Stephen Thomas, energy coordinator at the Ecology Action Center, read the news about the most recent donation by a fossil-fuel company to Dalhousie University and he took to Facebook to express his displeasure and concern. We asked if we could republish it, and he agreed, although he felt it was pretty unpolished. Sometimes unpolished is fine.
Nova Scotia is one of Canada’s most emissions-intensive provinces. Peggy Cameron wrote an open letter to Stephen McNeil pleading to change that. “You need to say “no” to highways and pipelines that increase our use of fossil fuels. Then you need to tackle this short list: increase renewables for Nova Scotian use, not export; shut down coal-fired generating plants; incentivize regenerative agricultural practices; stop clear-cutting and pesticide-spraying; promote afforestation and value-added production; establish a province wide integrated transportation network; and create a net-zero-carbon building programme.”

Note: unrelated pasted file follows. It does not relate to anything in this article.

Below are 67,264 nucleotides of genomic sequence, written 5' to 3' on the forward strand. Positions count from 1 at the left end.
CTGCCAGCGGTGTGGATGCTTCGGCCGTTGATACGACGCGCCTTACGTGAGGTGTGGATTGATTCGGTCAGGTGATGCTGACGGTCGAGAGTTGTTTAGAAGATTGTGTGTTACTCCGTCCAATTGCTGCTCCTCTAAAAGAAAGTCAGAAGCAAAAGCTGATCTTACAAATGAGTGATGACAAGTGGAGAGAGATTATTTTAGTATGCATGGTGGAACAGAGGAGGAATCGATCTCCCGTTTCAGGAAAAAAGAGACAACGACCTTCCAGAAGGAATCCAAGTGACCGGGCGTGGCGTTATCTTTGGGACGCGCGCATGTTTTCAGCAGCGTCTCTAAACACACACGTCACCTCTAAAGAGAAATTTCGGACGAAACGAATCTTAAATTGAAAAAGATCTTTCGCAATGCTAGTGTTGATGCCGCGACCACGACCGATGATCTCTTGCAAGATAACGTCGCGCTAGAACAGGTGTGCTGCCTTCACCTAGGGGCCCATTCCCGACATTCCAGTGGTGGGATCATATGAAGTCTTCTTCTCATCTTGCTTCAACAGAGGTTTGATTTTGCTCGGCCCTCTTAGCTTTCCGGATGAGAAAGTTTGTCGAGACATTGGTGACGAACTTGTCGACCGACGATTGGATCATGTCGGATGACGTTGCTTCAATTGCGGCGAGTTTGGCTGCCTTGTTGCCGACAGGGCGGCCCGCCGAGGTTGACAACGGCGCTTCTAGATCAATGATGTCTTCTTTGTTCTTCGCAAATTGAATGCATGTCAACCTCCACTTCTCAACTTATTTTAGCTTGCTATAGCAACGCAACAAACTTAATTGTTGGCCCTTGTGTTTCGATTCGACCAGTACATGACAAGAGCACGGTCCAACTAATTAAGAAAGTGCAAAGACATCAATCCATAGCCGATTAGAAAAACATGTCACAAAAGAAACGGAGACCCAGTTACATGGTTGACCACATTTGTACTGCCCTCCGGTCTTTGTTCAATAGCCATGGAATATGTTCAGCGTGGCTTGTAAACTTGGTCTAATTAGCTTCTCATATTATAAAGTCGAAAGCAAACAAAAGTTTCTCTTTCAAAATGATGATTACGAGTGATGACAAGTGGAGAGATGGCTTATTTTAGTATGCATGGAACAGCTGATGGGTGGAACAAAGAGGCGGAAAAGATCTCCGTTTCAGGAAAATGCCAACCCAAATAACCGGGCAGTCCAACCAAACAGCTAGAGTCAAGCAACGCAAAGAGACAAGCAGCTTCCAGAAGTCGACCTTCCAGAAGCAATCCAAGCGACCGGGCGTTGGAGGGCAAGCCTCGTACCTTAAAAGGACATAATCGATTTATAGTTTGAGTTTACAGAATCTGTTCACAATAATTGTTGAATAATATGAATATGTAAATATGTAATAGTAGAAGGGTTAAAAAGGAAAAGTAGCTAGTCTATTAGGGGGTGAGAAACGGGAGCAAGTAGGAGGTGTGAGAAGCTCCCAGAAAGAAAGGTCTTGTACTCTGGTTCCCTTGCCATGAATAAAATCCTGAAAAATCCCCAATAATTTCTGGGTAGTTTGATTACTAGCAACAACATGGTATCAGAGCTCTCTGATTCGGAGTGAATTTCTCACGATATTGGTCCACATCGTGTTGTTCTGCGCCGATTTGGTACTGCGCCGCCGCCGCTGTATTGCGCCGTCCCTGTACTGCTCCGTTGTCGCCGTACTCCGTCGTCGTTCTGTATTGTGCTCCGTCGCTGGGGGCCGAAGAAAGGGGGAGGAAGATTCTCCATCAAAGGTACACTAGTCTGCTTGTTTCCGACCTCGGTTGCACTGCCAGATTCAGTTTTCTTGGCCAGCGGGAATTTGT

The idea that the Energy East pipe line continue on to Strait of Canso rather then stop at St John today received an endorsement from a Senate Committee. Nova Scotia politicians also support the idea, and a powerful Texas company wants to make it so.
“We know what we need to know, we know the solutions – and you have some choices to make.” Transcript of an excellent speech by Hannah Mills during the August 2016 rally outside a Liberal fundraiser on Gottingen Street hosted by MP Andy Fillmore, and with federal environment minister Catherine McKenna as the guest of honour.
Last night about 40 protesters gathered outside a Liberal fundraiser on Gotting Street hosted by MP Andy Fillmore and with federal environment minister Catherine McKenna as the guest of honour. The perception among protesters is that provincial and federal Liberals may say the right things, but fall far short when it comes to to actively fighting climate change and recognizing the obligation to consult with First Nations.